While many new sitcoms are canceled long before they have time to hone their comedic voice and tailor the show to the strengths of its actors, Netflix’s two-season commitment to Kimmy Schmidt ensures the sitcom will get the breathing room it needs to find its comedic bearings. And while Netflix’s binge-loving audience gravitates toward serialized dramas like Breaking Bad, Kimmy Schmidt proves that this can also be an ideal method to watch comedies as well:

And while Kimmy Schmidt episodes might not end with a traditional cliffhanger designed to carry you over to the next episode, like Netflix’s dramas ordinarily do, the show boasts plenty of comedic momentum. Out of the first six episodes I’ve seen, each ones gets stronger and stronger, as Fey and co-creator Robert Carlock build out their world and slowly layer in more laughs. The fourth episode is by far the funniest, packed with uproarious pop culture riffs and a disturbing yet riveting turn from guest star Martin Short. In a normal broadcast environment, many viewers would have thrown in the towel long before that point.

There’s much more in my Quartz story, including an explanation why NBCUniversal ends up the biggest winner in the show’s migration to Netflix, and an explanation from Netflix chief content officer Ted Sarandos as to why this is such an “interesting turning point” for the industry. It’s somewhat of a companion piece to last month’s Adweek cover story on the not-so-funny state of network sitcoms.

Unbreakable Kimmy Schmidt debuts tomorrow on Netflix. Make sure you watch; every episode gets better and better!

Netflix’s newest debut proves it might be the modern sitcom’s last hope

Fox is Rebuilding Its Slate, One Hit at a Time

dana walden

Dana Walden received a baptism by fire when she and Gary Newman took over as co-chairmen and co-CEOs of Fox Television Group last summer. But after enduring a brutal fall, the network is back on trick thanks to Empire, one of the biggest new hits in decades. Walden sat down with me for this Adweek profile about her rollercoaster first year on the job. She talked to me about the good, the bad and — going to back to last fall — the ugly:

Yes. Going in, Gary and I always anticipated that this was going to be a really tough fall. We were encouraged by Gotham, encouraged by Sunday night. I felt like our job as the new leaders was to stay focused on the positive momentum and point to things that establish what we wanted to do in the future. That was a far better approach than being mired in how demoralizing the overnights can be.

And now that Empire’s ratings keep soaring (seven consecutive weeks of ratings increases and counting!), she says the show’s success has restored her faith that mass hits are still possible:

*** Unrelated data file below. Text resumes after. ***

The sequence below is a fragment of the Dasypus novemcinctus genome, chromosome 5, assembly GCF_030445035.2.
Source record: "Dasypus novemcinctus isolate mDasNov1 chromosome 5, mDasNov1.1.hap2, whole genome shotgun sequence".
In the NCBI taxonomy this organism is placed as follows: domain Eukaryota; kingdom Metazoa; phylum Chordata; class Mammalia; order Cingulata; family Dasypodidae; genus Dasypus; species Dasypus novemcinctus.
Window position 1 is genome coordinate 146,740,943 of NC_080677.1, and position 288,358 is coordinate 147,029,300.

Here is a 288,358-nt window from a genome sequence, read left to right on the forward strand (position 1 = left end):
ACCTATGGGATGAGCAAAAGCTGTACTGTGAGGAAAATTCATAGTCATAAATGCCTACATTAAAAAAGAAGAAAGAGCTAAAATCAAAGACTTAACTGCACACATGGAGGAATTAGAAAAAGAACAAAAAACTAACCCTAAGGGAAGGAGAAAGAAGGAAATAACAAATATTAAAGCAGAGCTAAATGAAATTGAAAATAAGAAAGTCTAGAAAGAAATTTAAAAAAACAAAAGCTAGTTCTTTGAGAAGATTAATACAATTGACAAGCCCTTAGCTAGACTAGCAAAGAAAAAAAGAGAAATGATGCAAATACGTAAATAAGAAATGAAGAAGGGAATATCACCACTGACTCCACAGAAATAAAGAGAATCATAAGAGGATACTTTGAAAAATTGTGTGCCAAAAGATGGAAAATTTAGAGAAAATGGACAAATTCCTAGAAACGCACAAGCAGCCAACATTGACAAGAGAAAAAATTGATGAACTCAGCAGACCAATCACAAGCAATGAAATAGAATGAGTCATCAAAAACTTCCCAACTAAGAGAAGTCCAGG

Yes. I’ve had so many conversations with my peers at other networks in broadcast and cable, and over and over again the sentiment is, this is just great for the business. It has sent a wave of enthusiasm and optimism through our business that you can create a scripted show, something that’s not a live event, and you can still eventize it in a way that a lot of people are going to make it appointment watching.

Walden also talked about juggling her network and studio hats, Empire’s second season order, standing by Backstrom, taking a big swing with The Last Man on Earth and how Empire has affected her thinking about what shows to pick up next season.

Fox Is Rebuilding Its Slate, One Hit at a Time

Leonard Nimoy Showed Hollywood He was Much More Than Spock

leonard nimoy

Playing an iconic Hollywood role can be both a blessing and a curse, but Star Trek’s Leonard Nimoy, who died at 83 on Feb. 27, of end-stage chronic obstructive pulmonary disease, made the most of the gift that was Mr. Spock. While at first resisting his association with the cult phenomenon, he managed to leverage that fame into other worthy opportunities, as I wrote at Quartz:

My first non-Spock exposure to Nimoy was as the host of the fantastic hit ‘80s Nickelodeon TV show, Standby: Lights, Camera, Action!, which took kids like me behind the scenes of movie productions. I learned so much from that show—I can still recite verbatim the segment where Nimoy explained what movie trailers were, screening the one for Scarface as an example, and why they were called “trailers” even though they came before the film. With that show, Nimoy helped educate and inspire a generation of movie lovers.

Spock’s signature phrase was “live long and prosper.” Nimoy took those words to heart and was able to do just that. He embraced one of the most famous rolesof all-time, and made it a blessing instead of a burden. RIP.

Leonard Nimoy showed Hollywood he was much more than Spock